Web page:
IDM Events

IDM Departmental Calendar

Event Category
Fri 9/20/2019 8:30AM - 12:00PM
35th Anniversary of the Pitt Men's Study IDM Event
35th Anniversary of the Pitt Men's Study
Fri 9/20/2019 8:30AM - 12:00PM
Public Health Auditorium (G23)


Public Health Auditorium (G23)
IDM
Event
Tue 10/8/2019 9:00AM - 4:30PM
PrEP Summit: Engagement, Adherence, Retention MidAtlantic AIDS Education and Training Center Conference
PrEP Summit: Engagement, Adherence, Retention
Tue 10/8/2019 9:00AM - 4:30PM
Outside Conference and Meeting Spaces


Outside Conference and Meeting Spaces
MidAtlantic AIDS Education and Training Center
Conference
Tue 10/22/2019 5:00PM - 8:30PM
Erie Evening Update: Sexual Health and Stigma MidAtlantic AIDS Education and Training Center Conference
Erie Evening Update: Sexual Health and Stigma
Tue 10/22/2019 5:00PM - 8:30PM
Outside Conference and Meeting Spaces

This evening dinner update, in collaboration with the Erie Department of Health and Erie HIV Task Force, will be held at the Bayfront Convention Center.  The presenters will discuss Sexual Health History Taking and Sexual Health and Stigma, followed by a panel of local providers.


Outside Conference and Meeting Spaces
MidAtlantic AIDS Education and Training Center
Conference

Recent Events

IDM Master's Defense

Megan Beary - MPH PEL '18: Validation of a real-time polymerase chain reaction assay for sensitive..

Friday 4/13 2:00PM - 3:30PM
2121C Public Health

Validation of a real-time polymerase chain reaction assay for sensitive quantification of Francisella tularensis strains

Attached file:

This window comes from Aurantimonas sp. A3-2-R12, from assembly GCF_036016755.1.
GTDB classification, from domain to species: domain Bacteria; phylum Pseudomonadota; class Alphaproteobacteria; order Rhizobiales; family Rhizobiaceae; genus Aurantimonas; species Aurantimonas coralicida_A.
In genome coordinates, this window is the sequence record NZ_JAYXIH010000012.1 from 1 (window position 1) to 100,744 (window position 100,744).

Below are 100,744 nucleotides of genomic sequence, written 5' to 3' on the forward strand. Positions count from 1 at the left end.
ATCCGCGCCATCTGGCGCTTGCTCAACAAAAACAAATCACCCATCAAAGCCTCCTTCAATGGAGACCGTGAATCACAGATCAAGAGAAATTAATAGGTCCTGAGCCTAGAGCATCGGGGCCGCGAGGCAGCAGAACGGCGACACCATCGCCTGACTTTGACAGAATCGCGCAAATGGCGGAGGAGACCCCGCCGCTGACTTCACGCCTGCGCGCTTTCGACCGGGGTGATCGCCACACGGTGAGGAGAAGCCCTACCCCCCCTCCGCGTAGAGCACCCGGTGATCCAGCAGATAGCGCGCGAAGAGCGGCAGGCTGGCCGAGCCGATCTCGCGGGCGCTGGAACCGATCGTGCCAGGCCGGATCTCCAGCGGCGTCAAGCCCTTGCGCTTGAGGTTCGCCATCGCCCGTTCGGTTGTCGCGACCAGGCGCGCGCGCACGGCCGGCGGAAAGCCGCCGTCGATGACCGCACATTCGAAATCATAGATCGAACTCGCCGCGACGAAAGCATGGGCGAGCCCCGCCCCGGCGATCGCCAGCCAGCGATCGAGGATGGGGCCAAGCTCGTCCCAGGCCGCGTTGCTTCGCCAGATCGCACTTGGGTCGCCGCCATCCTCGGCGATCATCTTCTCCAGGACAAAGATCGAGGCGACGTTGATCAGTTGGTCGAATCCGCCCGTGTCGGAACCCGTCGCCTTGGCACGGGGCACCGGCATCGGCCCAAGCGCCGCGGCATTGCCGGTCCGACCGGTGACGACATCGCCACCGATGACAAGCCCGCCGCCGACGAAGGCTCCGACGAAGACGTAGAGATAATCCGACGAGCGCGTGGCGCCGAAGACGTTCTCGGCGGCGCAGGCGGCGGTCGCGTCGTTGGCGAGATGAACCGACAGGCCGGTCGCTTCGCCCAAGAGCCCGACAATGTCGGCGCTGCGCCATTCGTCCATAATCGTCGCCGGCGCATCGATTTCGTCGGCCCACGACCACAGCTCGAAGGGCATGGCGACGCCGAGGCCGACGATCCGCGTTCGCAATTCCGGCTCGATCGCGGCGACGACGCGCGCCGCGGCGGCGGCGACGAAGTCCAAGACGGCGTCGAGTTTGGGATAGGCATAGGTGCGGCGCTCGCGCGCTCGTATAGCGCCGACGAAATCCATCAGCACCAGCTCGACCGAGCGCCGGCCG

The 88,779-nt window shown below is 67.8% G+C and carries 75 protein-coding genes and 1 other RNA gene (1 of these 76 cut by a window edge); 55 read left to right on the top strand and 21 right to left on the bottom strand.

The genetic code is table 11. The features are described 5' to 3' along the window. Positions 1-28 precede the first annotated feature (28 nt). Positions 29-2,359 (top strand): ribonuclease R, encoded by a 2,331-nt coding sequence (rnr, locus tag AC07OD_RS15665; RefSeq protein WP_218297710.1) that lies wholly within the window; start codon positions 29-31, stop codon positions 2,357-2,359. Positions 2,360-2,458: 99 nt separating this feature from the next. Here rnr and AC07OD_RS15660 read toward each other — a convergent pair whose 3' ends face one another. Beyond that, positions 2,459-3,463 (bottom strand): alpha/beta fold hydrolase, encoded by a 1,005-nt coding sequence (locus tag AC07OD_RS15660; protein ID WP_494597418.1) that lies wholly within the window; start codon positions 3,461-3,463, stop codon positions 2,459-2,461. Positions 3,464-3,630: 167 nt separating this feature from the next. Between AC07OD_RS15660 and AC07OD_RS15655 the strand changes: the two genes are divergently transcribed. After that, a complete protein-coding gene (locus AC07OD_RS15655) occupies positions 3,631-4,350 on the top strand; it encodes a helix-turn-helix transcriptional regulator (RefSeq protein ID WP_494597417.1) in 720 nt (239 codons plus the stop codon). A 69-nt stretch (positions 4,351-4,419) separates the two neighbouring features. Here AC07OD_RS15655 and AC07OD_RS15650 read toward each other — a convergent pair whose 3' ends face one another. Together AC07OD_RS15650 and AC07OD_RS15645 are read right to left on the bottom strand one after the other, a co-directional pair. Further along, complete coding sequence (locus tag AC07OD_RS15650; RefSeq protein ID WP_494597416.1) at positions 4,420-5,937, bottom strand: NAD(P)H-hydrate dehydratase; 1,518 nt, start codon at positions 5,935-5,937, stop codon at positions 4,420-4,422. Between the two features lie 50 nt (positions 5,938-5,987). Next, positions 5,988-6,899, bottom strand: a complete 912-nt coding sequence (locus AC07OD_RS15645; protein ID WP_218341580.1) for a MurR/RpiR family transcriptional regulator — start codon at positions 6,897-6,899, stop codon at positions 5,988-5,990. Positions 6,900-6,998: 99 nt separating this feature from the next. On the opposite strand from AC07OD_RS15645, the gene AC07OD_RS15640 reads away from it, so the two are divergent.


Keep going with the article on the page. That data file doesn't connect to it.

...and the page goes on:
Abstract: Tularemia, caused by the Gram-negative bacterium Francisella tularensis, is a life-threatening human and animal disease.  F. tularensis has a wide geographical distribution, a variety of vectors and reservoirs, and a low infectious dose, causing it to be considered a potential biological weapon and public health threat. There is currently no FDA-approved vaccine for F. tularensis. A sensitive and specific quantification method is needed to accurately detect bacterial isolates.  A review of the literature has shown that real-time PCR is a more accurate quantification method than traditional quantification methods. In order to contribute to the development of a vaccine, we have evaluated four sets of primers for use in real-time PCR with F. tularensis, enhanced the genomic DNA extraction protocol to make it more efficient, and enhanced quantification done by the Nanodrop™ One Spectrophotometer.  The evaluation of primers and the method validation of genomic DNA extraction and quantification will allow us to develop PCR standards for four subspecies of F. tularensis initially, and eventually will allow us to quantify bacterium in infected animal tissues.  The public health significance of this work is to further vaccine development for an extremely infectious disease in humans and animals. 

Advisor: Dr. Douglas Reed

Last Updated On Wednesday, April 11, 2018 by Abby Kincaid
Created On Wednesday, April 11, 2018

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